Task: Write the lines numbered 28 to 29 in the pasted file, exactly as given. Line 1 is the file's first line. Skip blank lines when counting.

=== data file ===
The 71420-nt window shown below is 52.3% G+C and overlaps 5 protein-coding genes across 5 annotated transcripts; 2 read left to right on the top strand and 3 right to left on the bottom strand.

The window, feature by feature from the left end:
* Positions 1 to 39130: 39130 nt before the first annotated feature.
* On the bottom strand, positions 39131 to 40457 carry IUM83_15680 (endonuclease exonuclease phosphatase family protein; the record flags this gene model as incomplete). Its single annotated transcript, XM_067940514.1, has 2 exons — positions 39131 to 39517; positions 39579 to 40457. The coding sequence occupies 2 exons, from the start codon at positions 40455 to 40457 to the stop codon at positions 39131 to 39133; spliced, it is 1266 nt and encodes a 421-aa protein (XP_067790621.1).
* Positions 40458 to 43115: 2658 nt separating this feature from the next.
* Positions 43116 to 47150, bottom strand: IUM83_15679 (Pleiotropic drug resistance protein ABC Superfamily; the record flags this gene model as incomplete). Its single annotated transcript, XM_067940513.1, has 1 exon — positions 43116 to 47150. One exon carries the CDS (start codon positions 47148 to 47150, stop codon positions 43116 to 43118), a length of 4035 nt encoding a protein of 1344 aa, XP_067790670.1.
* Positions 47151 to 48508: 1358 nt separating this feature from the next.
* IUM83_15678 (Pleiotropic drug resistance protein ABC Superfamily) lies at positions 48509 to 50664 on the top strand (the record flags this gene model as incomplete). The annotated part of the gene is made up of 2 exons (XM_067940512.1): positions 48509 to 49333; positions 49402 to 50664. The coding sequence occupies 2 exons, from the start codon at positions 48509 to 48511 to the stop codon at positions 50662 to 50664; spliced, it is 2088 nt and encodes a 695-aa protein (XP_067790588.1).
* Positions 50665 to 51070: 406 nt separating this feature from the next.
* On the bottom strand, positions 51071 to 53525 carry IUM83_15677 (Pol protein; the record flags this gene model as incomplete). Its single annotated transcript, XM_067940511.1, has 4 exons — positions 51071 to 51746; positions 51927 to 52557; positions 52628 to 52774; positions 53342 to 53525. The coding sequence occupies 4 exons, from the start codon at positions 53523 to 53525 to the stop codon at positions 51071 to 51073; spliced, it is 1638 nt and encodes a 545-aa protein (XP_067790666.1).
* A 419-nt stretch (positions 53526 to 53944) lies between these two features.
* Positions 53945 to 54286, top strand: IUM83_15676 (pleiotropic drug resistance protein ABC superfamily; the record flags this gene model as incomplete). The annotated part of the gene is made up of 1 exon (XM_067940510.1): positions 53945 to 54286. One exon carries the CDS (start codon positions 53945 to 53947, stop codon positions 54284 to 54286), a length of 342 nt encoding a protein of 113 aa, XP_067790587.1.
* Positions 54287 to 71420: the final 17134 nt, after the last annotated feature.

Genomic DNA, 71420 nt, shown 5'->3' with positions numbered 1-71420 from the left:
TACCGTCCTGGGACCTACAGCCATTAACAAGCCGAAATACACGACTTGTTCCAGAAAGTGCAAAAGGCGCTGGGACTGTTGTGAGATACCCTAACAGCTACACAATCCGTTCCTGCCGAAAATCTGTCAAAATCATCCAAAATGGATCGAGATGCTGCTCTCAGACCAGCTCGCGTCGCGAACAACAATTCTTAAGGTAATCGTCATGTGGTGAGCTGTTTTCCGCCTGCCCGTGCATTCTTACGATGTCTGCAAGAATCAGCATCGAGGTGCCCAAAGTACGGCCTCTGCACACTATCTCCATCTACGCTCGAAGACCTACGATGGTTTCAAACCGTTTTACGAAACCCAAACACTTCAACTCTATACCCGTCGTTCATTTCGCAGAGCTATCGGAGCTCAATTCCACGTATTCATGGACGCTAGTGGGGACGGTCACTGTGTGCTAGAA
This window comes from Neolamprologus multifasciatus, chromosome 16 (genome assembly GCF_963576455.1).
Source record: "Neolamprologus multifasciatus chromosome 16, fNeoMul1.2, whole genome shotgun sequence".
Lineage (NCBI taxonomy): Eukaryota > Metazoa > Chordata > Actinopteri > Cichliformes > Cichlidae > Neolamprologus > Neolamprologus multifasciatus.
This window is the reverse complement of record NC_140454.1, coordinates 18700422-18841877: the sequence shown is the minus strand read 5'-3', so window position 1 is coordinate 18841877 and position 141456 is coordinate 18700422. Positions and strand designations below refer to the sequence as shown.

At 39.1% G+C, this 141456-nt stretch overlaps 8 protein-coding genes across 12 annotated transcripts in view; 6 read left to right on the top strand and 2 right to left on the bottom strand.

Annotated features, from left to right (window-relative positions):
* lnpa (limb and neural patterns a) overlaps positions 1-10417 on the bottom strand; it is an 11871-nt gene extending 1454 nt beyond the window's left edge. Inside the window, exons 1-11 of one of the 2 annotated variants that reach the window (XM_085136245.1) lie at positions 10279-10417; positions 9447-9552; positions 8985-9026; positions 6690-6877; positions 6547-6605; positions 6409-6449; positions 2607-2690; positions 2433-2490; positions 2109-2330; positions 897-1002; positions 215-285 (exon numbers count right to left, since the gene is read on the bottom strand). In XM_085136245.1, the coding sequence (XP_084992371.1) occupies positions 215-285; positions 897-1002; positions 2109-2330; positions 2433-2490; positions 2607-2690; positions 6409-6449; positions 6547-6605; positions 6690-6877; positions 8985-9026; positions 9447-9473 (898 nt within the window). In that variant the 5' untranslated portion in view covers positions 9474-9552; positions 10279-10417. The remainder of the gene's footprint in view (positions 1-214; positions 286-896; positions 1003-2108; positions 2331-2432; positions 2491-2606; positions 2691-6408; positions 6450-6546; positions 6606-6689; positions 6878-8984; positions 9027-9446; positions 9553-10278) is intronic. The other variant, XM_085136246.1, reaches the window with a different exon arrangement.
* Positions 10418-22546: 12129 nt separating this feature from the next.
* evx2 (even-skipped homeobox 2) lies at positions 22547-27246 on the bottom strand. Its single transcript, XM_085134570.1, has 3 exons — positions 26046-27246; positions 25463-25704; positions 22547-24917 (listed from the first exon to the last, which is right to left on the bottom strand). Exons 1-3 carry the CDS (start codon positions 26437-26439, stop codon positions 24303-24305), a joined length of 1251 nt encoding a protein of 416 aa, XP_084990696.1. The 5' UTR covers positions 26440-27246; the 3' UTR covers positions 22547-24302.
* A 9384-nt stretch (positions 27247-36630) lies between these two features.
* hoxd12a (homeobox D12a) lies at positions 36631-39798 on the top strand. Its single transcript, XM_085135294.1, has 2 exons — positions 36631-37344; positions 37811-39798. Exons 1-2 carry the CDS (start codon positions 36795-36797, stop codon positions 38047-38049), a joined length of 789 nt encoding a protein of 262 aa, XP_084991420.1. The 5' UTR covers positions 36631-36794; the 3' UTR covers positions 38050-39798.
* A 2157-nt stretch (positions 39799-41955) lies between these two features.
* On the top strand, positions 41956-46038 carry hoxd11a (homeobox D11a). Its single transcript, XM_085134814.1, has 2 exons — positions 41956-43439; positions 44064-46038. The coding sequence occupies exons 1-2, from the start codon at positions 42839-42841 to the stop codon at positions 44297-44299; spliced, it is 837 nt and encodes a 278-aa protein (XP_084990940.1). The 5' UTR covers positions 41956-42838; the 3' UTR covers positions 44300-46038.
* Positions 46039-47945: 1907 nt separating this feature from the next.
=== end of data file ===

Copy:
* On the top strand, positions 41956-46038 carry hoxd11a (homeobox D11a). Its single transcript, XM_085134814.1, has 2 exons — positions 41956-43439; positions 44064-46038. The coding sequence occupies exons 1-2, from the start codon at positions 42839-42841 to the stop codon at positions 44297-44299; spliced, it is 837 nt and encodes a 278-aa protein (XP_084990940.1). The 5' UTR covers positions 41956-42838; the 3' UTR covers positions 44300-46038.
* Positions 46039-47945: 1907 nt separating this feature from the next.